1. The Department of Legal Affairs’ report on its administrative achievements over the past eight years and important bills that have recently been passed (refer to written sources for details)
Decision: Approved for reference filing
(1) “Advocating for reforms to safeguard Taiwan” has long been former Mayor Lai’s administrative vision. The path to reform may be riddled with challenges, but it is one that we must take for the benefit of generations to come. Recent amendments passed by the Legislative Yuan, particularly concerning energy issues and pension reform, indicate that Taiwan is progressing and that the course of reform is already set in motion. The self-governing laws and regulations stipulated by local authorities over the past eight years have greatly contributed to Tainan's municipal achievements. Nevertheless, self-governing laws and regulations must be reviewed and amended as times change and new laws are promulgated by the Central Government.
(2) The right of petition is a basic civil right that allows executive authorities to review their compliance and guarantees access to administrative remedy. The report indicates that the Tainan City Government has maintained high standards for administrative sanctions, and only a very small proportion of petitions are dismissed by the administrative court. This indicates that petitions are reviewed with great discretion and that administrative supervision is secure and human rights protected. State compensation is a representation of politics of accountability. Government authorities should handle state compensation requests justly and refrain from undercompensating or overcompensating, thereby enabling the petitioner to receive lawful, timely, and reasonable compensation. Most cases of state compensation arise from maintenance issues involving public facilities. Therefore, the Tainan City Government has been promoting an inspection mechanism for the maintenance and management of public facilities. I urge all departments to adopt this system and take the initiative in managing public facilities, which will ultimately elevate the quality and safety of public facilities.
(3) As the number of consumer ombudsman officers is limited, the Department of Legal Affairs has strived to safeguard consumer rights. This is accomplished through conducting proactive inspections of products or transaction venues; establishing a just, reasonable, and safe consumption environment; and creating a win-win situation for business owners and consumers. Although these actions may seem intangible, their effectiveness has been felt. Two years ago, when Tainan was struck by the February 6 earthquake, the Department of Legal Affairs immediately took action to defend the rights of affected citizens by obtaining provisional seizures on builders’ assets and filing class action lawsuits on behalf of affected citizens. The Department of Legal Affairs has demonstrated an admirable spirit of public servitude. I would like to thank Director Wang and the staff members of the Department of Legal Affairs for their outstanding work.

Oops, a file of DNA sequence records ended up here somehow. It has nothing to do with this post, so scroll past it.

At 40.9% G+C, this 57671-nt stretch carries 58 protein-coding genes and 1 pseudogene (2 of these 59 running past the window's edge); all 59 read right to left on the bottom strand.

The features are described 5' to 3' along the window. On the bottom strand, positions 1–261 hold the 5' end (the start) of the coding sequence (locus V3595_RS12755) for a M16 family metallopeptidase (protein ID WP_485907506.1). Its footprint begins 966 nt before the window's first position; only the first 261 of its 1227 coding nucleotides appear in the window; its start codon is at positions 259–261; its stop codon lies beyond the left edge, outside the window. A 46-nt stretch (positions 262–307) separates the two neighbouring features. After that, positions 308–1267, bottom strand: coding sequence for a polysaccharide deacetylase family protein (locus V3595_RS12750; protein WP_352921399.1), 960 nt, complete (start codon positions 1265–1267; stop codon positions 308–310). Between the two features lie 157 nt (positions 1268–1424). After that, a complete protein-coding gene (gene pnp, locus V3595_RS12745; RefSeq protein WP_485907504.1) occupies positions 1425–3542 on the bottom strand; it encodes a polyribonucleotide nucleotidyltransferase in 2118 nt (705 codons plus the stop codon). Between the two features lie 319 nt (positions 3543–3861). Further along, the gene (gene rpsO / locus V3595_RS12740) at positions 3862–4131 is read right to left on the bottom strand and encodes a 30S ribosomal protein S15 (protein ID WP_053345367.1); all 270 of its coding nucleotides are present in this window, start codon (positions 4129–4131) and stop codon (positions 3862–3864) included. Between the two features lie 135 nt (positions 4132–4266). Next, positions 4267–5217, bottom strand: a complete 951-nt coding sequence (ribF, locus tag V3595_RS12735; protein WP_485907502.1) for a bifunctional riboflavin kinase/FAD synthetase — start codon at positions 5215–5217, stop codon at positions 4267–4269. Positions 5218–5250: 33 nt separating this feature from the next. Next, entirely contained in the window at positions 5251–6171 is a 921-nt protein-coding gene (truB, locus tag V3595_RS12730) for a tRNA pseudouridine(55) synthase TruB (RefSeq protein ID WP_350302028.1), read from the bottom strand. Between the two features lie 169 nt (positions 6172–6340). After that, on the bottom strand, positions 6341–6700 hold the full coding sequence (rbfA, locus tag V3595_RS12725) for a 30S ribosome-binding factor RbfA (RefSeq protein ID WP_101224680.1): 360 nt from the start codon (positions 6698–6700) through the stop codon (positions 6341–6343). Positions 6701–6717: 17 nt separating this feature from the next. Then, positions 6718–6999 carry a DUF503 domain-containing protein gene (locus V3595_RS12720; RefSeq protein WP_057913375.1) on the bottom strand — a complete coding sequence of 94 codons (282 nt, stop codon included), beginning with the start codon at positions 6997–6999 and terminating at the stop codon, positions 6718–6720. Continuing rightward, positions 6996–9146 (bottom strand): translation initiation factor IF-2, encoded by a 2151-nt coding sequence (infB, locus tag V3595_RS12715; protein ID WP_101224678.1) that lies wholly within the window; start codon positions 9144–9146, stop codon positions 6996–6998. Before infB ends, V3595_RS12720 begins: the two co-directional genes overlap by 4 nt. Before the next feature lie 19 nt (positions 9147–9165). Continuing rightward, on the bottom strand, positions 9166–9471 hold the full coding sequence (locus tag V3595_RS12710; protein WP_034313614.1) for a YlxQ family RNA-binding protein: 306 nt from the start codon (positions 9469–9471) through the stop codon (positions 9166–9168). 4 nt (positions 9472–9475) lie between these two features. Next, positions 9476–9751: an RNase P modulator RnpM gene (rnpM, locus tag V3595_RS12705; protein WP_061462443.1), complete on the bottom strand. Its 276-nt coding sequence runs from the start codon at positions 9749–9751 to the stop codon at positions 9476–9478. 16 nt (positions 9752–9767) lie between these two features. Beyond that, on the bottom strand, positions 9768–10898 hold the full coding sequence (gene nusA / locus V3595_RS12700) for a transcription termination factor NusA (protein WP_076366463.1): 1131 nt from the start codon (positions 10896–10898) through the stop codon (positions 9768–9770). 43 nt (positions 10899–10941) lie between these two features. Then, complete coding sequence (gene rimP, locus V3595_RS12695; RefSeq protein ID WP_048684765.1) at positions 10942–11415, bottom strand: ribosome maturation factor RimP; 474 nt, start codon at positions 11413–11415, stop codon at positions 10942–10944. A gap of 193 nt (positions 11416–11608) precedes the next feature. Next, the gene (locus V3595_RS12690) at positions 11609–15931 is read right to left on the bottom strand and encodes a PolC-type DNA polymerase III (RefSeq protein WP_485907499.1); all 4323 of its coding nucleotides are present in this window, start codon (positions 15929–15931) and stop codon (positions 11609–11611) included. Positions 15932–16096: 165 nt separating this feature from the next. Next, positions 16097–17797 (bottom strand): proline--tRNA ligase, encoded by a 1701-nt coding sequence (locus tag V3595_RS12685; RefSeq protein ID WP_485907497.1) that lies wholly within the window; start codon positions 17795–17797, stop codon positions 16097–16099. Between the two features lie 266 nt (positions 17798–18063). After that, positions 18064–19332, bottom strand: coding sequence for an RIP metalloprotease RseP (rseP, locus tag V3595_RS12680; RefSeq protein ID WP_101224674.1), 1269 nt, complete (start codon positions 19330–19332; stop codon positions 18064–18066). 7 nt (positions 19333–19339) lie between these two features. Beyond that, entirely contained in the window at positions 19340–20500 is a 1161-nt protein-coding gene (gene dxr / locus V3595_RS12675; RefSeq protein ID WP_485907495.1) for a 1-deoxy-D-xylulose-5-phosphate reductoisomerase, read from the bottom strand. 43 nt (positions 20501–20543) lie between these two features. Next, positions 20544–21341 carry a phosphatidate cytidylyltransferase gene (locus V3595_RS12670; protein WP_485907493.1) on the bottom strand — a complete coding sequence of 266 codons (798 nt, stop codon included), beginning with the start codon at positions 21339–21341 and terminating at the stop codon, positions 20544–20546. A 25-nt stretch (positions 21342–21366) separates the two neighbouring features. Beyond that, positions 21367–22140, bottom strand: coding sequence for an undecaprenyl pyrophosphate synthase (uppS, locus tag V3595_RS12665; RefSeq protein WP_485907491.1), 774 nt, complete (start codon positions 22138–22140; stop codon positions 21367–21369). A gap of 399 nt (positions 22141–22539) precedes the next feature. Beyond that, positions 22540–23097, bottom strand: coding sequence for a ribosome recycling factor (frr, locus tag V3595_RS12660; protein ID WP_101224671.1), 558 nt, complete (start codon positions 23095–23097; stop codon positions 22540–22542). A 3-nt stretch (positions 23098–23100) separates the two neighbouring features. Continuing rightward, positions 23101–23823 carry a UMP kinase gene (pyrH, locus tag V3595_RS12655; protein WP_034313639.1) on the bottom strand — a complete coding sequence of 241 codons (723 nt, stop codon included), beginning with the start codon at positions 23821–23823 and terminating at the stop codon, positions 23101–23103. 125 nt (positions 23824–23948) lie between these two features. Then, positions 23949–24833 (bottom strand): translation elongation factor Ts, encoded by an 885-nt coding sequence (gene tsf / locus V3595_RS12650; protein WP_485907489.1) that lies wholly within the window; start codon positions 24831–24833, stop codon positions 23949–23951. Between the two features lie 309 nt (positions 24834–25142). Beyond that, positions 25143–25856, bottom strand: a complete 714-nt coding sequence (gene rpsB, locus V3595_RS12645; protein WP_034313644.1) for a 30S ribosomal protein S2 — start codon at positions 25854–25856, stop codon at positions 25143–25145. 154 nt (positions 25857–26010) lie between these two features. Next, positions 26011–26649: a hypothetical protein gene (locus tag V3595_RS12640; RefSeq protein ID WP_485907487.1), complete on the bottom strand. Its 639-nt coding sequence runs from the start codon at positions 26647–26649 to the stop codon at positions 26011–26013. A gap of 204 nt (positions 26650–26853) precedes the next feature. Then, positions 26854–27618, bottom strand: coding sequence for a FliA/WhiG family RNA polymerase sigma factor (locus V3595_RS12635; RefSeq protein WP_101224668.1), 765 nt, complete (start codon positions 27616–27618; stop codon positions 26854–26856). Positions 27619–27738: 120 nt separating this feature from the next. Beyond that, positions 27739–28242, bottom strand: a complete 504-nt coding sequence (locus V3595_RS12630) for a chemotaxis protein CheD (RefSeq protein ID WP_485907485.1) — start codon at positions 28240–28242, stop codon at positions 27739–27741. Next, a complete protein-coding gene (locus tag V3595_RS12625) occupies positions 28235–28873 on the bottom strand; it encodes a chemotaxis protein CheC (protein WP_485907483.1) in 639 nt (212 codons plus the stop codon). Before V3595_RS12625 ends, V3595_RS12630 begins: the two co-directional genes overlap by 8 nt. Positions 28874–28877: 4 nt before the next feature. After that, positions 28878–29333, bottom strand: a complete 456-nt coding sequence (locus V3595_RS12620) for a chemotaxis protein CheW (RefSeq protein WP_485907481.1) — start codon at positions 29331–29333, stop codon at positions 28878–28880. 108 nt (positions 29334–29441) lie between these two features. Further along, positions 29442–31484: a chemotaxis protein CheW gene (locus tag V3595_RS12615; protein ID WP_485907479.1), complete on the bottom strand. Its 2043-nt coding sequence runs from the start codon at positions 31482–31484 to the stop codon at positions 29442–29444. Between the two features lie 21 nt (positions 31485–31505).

(4) I would like to ask the Department of Legal Affairs to assist the Environmental Protection Bureau and other concerned departments in stipulating mechanisms for obtaining provisional seizures for when businesses illegally leave waste on vacant land (such as farmland or plots of land that are designated for urban renewals and expropriation). Under these circumstances, the business owner or land owner’s assets are seized to offset the cost of removing such waste. Matters related to consumers fall under the responsibilities of consumer ombudsman officers. I encourage the Department of Legal Affairs to expand consumer ombudsman officers’ scope of responsibilities to further guarantee citizen rights.
2. The Research, Development and Evaluation Commission’s report on its administrative achievements over the past eight years (refer to written sources for details)
Decision: Approved for reference filing